As a kid, I loved cheat codes. With the flick of a few buttons, you could do the impossible. Run through walls. Stomp on the bad guys. Rescue the princess. Explore without worry from marauding bandits. These codes were passed around in school hallways on slips of paper (before the internet folks!). If you were lucky enough to browse a game magazine at the bookstore, you could swipe a few and have the most valued information of the day, at least according to your grade-school peers!
Game Developers would create these codes to test a game to make sure it worked. Of course, nothing stays secret forever. You might think that cheat codes would make games less fun to play, but it actually did the opposite. It made me more curious to start over and play the game for real!
I'm now decades away from being a "gamer." Instead, I've been spending my time researching and thinking about what it is that makes some people so effective at their work, and others mildly so. Sure, there might be asymmetries in innate talent across a population. Yet, there are enough successful people who succeed in spite of their challenges that it leads me to believe that there is more in our control than we think.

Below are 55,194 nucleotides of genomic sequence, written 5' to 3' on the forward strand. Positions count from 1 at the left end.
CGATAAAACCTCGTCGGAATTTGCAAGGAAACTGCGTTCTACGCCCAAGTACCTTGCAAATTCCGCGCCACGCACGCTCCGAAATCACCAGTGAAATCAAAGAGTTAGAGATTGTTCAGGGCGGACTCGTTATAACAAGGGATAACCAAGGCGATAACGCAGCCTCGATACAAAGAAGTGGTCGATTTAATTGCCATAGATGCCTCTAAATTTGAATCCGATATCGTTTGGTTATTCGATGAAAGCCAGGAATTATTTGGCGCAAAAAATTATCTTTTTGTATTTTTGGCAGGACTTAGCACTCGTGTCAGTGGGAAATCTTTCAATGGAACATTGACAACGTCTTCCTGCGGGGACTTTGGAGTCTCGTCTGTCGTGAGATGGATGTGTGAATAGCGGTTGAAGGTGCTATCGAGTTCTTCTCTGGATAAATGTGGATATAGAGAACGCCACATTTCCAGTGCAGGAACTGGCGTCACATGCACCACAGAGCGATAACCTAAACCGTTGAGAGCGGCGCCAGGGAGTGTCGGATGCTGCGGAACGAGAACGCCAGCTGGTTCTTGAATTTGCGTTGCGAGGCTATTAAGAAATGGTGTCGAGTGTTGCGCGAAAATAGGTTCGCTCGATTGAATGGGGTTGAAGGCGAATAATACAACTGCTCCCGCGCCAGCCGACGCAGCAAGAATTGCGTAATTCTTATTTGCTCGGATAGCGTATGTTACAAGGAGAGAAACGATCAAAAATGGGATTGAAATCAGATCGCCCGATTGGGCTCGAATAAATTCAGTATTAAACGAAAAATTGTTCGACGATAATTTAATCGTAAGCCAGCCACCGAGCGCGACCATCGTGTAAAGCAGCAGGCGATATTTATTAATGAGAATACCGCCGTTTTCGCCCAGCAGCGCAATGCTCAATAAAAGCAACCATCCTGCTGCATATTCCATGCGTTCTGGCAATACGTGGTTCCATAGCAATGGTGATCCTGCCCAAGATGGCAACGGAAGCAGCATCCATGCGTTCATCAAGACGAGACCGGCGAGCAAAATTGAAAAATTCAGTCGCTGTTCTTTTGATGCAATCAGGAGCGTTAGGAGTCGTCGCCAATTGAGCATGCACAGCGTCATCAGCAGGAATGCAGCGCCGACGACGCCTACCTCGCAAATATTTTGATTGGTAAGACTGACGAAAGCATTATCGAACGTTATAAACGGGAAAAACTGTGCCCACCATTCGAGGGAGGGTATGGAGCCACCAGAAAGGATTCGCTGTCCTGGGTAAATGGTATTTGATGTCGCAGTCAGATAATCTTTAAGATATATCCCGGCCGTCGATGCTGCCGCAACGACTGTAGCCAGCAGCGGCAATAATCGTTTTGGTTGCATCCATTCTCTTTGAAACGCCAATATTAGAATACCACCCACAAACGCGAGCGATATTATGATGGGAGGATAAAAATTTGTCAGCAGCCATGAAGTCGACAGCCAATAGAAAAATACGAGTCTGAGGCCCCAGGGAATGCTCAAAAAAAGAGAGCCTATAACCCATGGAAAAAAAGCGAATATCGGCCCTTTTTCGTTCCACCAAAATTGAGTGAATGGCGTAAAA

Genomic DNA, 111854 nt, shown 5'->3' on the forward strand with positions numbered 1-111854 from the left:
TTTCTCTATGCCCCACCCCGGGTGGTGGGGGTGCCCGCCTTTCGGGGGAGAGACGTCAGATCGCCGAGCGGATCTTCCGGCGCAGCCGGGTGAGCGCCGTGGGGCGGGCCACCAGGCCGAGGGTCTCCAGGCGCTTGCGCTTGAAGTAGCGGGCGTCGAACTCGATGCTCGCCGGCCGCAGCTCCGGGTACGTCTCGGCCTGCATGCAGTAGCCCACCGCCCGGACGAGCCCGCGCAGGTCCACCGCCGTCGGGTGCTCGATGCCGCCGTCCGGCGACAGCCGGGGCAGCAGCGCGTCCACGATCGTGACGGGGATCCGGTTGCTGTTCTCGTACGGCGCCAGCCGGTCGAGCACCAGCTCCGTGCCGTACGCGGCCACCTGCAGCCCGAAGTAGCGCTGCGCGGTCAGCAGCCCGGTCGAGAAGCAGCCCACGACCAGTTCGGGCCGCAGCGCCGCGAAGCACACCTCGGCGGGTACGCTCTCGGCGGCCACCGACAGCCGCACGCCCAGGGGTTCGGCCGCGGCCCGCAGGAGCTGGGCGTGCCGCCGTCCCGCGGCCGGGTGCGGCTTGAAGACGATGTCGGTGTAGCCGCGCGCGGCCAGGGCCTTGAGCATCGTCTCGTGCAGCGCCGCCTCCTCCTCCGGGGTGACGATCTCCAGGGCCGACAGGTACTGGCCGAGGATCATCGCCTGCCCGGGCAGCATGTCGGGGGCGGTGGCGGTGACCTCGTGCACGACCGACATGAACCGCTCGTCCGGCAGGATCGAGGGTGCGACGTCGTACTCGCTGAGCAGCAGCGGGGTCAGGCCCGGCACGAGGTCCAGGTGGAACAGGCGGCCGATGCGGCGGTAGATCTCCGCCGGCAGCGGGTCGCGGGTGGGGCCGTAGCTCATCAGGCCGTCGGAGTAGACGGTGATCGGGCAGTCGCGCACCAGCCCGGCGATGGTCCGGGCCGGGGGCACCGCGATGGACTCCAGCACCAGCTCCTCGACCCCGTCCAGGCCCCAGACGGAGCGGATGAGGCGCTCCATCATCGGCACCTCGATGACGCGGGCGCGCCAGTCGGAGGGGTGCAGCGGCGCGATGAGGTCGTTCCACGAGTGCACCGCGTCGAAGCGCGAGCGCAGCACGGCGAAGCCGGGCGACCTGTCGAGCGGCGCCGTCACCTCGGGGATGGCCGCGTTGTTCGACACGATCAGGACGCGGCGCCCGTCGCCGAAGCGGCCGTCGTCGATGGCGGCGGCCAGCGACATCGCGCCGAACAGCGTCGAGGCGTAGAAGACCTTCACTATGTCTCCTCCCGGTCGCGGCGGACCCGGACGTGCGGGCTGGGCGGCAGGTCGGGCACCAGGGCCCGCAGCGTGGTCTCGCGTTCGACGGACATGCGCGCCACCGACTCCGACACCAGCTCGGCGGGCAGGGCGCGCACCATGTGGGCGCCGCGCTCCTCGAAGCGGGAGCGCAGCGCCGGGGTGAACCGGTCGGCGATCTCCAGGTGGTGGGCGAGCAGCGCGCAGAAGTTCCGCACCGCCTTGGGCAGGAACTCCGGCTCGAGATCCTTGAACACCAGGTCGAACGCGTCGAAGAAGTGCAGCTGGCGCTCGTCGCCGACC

In video game parlance, "God Mode" enables capacities of invulnerability (you cannot get hurt) as well as invincibility (others get hurt by your touch). Is there such a concept that would apply to being superhuman at work? I think so. Invulnerability would take the form of not being disturbed by the actions of others. Invincibility would mean being able to produce high quality and valued work, consistently.
The drawback of God Mode as it appears in video games is that it is often fleeting. When it comes to a career, it can be unlocked in a manner that is far more lasting. In fact, it can grow stronger and stronger over time.
If God Mode in games is attributed to superhuman powers, in the real world, we can equate it to skill. More specifically, skills that are correctly applied to achieve concrete results. How do you deftly build up and use your skills? You do it through directed and consistent FOCUS. Bill Gates, Obama, you, me, a future tech mogul who is currently in grade-school; we all have the same time in the day. But, we all get different sorts of work done and create various levels of impact. The difference is not entirely about luck, it's about the cumulative focus we've applied to achieve something we care about.
Focus is ridiculously hard, particularly in a world that is conspiring to steal your attention. It is, however, something that can be trained, like a muscle. Done well, it will be as if you have a "cheat code" to standing out in your career.
It helps to follow these tips: